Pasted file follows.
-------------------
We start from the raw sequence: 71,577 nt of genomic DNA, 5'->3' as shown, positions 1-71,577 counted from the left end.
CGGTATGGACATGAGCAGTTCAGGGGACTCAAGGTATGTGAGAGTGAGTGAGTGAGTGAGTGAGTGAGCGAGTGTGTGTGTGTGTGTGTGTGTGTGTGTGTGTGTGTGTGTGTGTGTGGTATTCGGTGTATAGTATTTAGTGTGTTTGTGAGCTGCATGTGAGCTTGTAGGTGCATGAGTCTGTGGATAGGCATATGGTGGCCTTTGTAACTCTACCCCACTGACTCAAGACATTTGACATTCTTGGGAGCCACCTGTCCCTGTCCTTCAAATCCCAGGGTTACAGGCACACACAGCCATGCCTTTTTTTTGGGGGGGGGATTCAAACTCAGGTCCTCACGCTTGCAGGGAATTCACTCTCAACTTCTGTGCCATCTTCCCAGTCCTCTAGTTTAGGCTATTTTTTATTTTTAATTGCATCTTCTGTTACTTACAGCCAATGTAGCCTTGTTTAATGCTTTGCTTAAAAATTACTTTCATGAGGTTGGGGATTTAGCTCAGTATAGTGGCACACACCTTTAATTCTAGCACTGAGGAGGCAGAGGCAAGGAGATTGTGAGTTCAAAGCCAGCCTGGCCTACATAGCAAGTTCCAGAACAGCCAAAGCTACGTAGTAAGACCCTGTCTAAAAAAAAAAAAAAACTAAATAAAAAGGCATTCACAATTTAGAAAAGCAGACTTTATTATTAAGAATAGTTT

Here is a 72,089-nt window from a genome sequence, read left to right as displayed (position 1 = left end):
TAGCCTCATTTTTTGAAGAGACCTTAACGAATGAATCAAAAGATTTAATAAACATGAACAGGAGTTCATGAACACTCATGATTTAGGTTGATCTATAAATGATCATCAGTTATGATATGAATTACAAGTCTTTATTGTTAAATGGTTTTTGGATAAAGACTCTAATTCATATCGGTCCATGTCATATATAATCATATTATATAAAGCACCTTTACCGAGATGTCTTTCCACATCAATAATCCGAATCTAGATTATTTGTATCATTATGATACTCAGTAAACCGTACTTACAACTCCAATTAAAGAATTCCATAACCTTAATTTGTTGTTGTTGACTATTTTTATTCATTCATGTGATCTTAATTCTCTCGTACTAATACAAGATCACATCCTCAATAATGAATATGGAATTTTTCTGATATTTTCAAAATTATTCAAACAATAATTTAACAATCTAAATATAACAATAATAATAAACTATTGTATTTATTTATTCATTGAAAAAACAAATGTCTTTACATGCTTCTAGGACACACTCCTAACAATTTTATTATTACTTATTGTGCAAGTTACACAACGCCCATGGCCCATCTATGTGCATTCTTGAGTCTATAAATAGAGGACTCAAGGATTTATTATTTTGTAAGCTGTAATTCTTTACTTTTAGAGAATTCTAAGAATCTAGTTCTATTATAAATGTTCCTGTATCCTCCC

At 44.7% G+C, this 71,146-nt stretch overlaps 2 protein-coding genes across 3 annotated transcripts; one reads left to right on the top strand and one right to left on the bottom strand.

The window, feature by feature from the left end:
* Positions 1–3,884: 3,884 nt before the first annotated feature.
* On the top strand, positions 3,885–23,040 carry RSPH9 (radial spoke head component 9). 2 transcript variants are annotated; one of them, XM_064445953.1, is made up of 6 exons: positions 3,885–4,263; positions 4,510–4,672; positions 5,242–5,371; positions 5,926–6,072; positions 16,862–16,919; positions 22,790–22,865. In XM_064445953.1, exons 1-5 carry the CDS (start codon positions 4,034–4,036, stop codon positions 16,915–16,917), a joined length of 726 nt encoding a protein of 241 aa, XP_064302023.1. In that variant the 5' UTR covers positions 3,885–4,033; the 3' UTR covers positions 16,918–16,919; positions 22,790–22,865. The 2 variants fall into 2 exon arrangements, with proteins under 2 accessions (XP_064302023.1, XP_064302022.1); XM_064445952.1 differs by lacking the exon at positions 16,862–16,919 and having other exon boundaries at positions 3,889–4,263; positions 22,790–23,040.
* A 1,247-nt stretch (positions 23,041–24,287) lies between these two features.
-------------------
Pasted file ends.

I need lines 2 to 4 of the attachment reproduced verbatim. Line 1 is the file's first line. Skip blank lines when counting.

CGGTATGGACATGAGCAGTTCAGGGGACTCAAGGTATGTGAGAGTGAGTGAGTGAGTGAGTGAGTGAGCGAGTGTGTGTGTGTGTGTGTGTGTGTGTGTGTGTGTGTGTGTGTGTGTGGTATTCGGTGTATAGTATTTAGTGTGTTTGTGAGCTGCATGTGAGCTTGTAGGTGCATGAGTCTGTGGATAGGCATATGGTGGCCTTTGTAACTCTACCCCACTGACTCAAGACATTTGACATTCTTGGGAGCCACCTGTCCCTGTCCTTCAAATCCCAGGGTTACAGGCACACACAGCCATGCCTTTTTTTTGGGGGGGGGATTCAAACTCAGGTCCTCACGCTTGCAGGGAATTCACTCTCAACTTCTGTGCCATCTTCCCAGTCCTCTAGTTTAGGCTATTTTTTATTTTTAATTGCATCTTCTGTTACTTACAGCCAATGTAGCCTTGTTTAATGCTTTGCTTAAAAATTACTTTCATGAGGTTGGGGATTTAGCTCAGTATAGTGGCACACACCTTTAATTCTAGCACTGAGGAGGCAGAGGCAAGGAGATTGTGAGTTCAAAGCCAGCCTGGCCTACATAGCAAGTTCCAGAACAGCCAAAGCTACGTAGTAAGACCCTGTCTAAAAAAAAAAAAAAACTAAATAAAAAGGCATTCACAATTTAGAAAAGCAGACTTTATTATTAAGAATAGTTT

Here is a 72,089-nt window from a genome sequence, read left to right as displayed (position 1 = left end):
TAGCCTCATTTTTTGAAGAGACCTTAACGAATGAATCAAAAGATTTAATAAACATGAACAGGAGTTCATGAACACTCATGATTTAGGTTGATCTATAAATGATCATCAGTTATGATATGAATTACAAGTCTTTATTGTTAAATGGTTTTTGGATAAAGACTCTAATTCATATCGGTCCATGTCATATATAATCATATTATATAAAGCACCTTTACCGAGATGTCTTTCCACATCAATAATCCGAATCTAGATTATTTGTATCATTATGATACTCAGTAAACCGTACTTACAACTCCAATTAAAGAATTCCATAACCTTAATTTGTTGTTGTTGACTATTTTTATTCATTCATGTGATCTTAATTCTCTCGTACTAATACAAGATCACATCCTCAATAATGAATATGGAATTTTTCTGATATTTTCAAAATTATTCAAACAATAATTTAACAATCTAAATATAACAATAATAATAAACTATTGTATTTATTTATTCATTGAAAAAACAAATGTCTTTACATGCTTCTAGGACACACTCCTAACAATTTTATTATTACTTATTGTGCAAGTTACACAACGCCCATGGCCCATCTATGTGCATTCTTGAGTCTATAAATAGAGGACTCAAGGATTTATTATTTTGTAAGCTGTAATTCTTTACTTTTAGAGAATTCTAAGAATCTAGTTCTATTATAAATGTTCCTGTATCCTCCC